This period reveals a new step in the history of mankind with the development of the Mother Goddess cult from Neolithic ages, prehistoric times established and settled societies and production of food. Anatolia once again gives the most comprehensive sites in the world for this age.
Konya Neolitic Site Of Çatalhoyuk
Date of submission to the Tentative World Heritage List: 06/02/2009
List Reference: 5410
Çatalhöyük is a 9000 year old town, one of the earliest in the world, displaying rich art and sculpture in its houses. A Site Management Plan has been prepared and the site is on Turkey’s application list for UNESCO World Heritage status. “Catalhoyuk is one of the first urban centers in the world (at 7400BC) and it has the first wall paintings and mural art. The spectacular art provides a direct window into life 9000 years ago, and the site is an internationally important key for our understanding of the origins of agriculture and civilisation. Catalhoyuk is dated back to 6800-5000 BC and it is the most developed center of the Near East and the Aegean.. This is also accompanied with the worship of the Mother Goddess along with the holy animal, the bull. “ (http://www.catalhoyuk.com)
“Çatalhöyük in central Turkey contribute to wider theories about the Neolithic in Anatolia and the Middle East. Many of the themes found in symbolism and daily practice at Çatalhoyuk occur very early in the processes of village formation and the domestication of plants and animals throughout the region. These themes include a social focus on memory construction; a symbolic focus on wild animals, violence, and death; and a central dominant role for humans in relation to the animal world. These themes occur early enough throughout the region that we can claim they are integral to the development of settled life and the domestication of plants and animals. Particularly the focus on time depth in house sequences may have been part of the suite of conditions, along with environmental and ecological factors, that “selected for” sedentism and domestication.”(Ian Hodder Department of Cultural and Social Anthropology, Stanford University, Stanford, California)
* CAYONU/ DIYARBAKIR (7.250 BCE to 6.750 BCE)
The first farmers of Anatolia..
The site of Cayonu Hill is located in Eastern Anatolia. This is the earliest Neolithic settlement discovered to date in Turkey and is believed to have been occupied from approximately 7,250 BCE to 6,750 BCE. This was a sedentary farming village which showed the earliest remains of copper metalworking. The people of Cayonu are believed to be tribal and were the first farmers of Anatolia. The figurine of a female deity was found on this site and provides sound evidence that religion was an important aspect of everyday life. This female deity is one of the earliest traces of a cult that has come to be known as the Mother Goddess of Anatolia and the female deity has been worshiped for millenniums by the name of “Cybele.”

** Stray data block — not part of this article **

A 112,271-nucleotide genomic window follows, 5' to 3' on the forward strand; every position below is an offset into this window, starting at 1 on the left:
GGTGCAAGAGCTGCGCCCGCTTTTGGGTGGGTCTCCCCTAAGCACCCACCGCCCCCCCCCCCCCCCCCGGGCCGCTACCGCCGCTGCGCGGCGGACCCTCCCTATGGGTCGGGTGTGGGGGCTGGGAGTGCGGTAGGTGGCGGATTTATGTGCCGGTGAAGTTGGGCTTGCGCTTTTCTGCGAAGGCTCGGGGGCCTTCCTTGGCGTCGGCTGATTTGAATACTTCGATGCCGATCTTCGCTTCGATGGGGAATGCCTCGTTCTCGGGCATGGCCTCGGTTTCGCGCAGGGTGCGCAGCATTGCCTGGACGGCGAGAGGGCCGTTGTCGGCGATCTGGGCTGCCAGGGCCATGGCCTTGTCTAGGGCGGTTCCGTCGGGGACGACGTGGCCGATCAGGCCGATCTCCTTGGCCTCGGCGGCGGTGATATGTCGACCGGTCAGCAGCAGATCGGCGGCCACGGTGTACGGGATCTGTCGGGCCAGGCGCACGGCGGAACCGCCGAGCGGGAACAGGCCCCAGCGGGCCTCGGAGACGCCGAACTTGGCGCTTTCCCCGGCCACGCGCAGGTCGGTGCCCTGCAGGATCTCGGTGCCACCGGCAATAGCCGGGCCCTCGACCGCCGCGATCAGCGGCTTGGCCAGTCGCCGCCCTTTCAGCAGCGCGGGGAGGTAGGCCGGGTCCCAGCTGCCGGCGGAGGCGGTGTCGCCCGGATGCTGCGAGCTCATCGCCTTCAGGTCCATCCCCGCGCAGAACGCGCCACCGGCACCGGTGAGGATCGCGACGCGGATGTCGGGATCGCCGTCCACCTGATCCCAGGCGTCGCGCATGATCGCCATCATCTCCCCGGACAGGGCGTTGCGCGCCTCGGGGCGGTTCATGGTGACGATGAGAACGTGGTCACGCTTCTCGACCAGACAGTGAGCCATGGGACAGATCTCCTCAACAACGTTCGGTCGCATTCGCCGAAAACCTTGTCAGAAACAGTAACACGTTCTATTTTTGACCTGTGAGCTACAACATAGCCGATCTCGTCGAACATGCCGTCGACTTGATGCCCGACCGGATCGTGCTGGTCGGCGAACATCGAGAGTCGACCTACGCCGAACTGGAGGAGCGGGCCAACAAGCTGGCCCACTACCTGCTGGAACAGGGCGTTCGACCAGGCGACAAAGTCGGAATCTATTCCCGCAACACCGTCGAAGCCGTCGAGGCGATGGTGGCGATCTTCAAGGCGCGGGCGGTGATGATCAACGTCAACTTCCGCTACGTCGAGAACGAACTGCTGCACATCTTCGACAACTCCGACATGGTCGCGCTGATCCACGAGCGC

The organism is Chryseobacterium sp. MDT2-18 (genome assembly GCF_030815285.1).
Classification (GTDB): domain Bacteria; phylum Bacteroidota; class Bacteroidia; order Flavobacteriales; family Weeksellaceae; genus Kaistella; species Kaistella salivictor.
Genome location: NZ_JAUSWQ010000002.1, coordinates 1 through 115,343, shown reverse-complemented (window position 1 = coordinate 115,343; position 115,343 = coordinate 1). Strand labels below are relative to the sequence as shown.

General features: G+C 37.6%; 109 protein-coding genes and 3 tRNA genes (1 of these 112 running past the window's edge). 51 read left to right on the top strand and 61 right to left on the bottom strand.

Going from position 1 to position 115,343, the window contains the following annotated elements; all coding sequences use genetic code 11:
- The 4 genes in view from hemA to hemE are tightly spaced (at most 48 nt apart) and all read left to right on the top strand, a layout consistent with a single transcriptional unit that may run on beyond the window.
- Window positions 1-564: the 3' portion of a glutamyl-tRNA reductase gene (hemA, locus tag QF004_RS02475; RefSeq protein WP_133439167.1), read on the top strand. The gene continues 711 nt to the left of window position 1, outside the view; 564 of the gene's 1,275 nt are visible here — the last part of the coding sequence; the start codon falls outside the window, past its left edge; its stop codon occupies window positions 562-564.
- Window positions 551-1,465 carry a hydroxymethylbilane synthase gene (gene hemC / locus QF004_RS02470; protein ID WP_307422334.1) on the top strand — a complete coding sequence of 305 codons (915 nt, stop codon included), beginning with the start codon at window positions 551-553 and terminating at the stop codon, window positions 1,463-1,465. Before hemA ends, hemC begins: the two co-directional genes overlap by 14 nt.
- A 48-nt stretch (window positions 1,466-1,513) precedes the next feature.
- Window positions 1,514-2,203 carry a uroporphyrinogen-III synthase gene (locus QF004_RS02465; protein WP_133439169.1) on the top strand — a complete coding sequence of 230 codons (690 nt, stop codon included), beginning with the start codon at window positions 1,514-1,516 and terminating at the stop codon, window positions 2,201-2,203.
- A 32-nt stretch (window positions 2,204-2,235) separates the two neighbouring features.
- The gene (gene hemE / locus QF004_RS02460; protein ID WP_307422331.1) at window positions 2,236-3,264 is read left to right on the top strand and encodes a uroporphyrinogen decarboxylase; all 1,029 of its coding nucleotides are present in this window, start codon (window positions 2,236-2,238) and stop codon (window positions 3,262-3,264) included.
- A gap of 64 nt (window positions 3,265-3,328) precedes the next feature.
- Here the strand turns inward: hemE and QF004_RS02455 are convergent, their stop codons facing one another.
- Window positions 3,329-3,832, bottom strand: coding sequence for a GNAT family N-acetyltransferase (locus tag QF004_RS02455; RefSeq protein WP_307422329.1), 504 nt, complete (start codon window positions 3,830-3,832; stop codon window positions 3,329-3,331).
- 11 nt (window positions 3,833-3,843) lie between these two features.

Cayonu was one of the first areas where domestication of goats and sheep occurred although a number of anthropologists believe that sheep were consistently more common than goats. It is also believed that the dog was the very first domesticated animal in the village followed by pigs, then goats and sheep.
A number of artifacts of great value have been unearthed. Cayonu was a very import discovery for the archeology community and disclosed many clues into the life of early humans in Turkey and the Middle East. The discoveries made at this site have shown early use of tools, domestication of animals and plants, religious beliefs and the earliest Neolithic settlement yet discovered in Turkey.
KEY SITES: * Çatal Höyük * Hacılar * Çayönü * Kösk Höyük * Asikli Höyük *Hallan Çemi * Nevali Cori,*Canhasan *Erbaba * Beycesultan *Tilkitepe *Yumuktepe/Mersin *Bademagaci * Asagipinar * Ilipinar* * Kumtepe* Amuq * Soshöyük * Değirmentepe * Tülintepe * Norşuntepe * Büyüktepe * Karaz..
MUSEUMS: Anatolian Civilizations Museum (Ankara).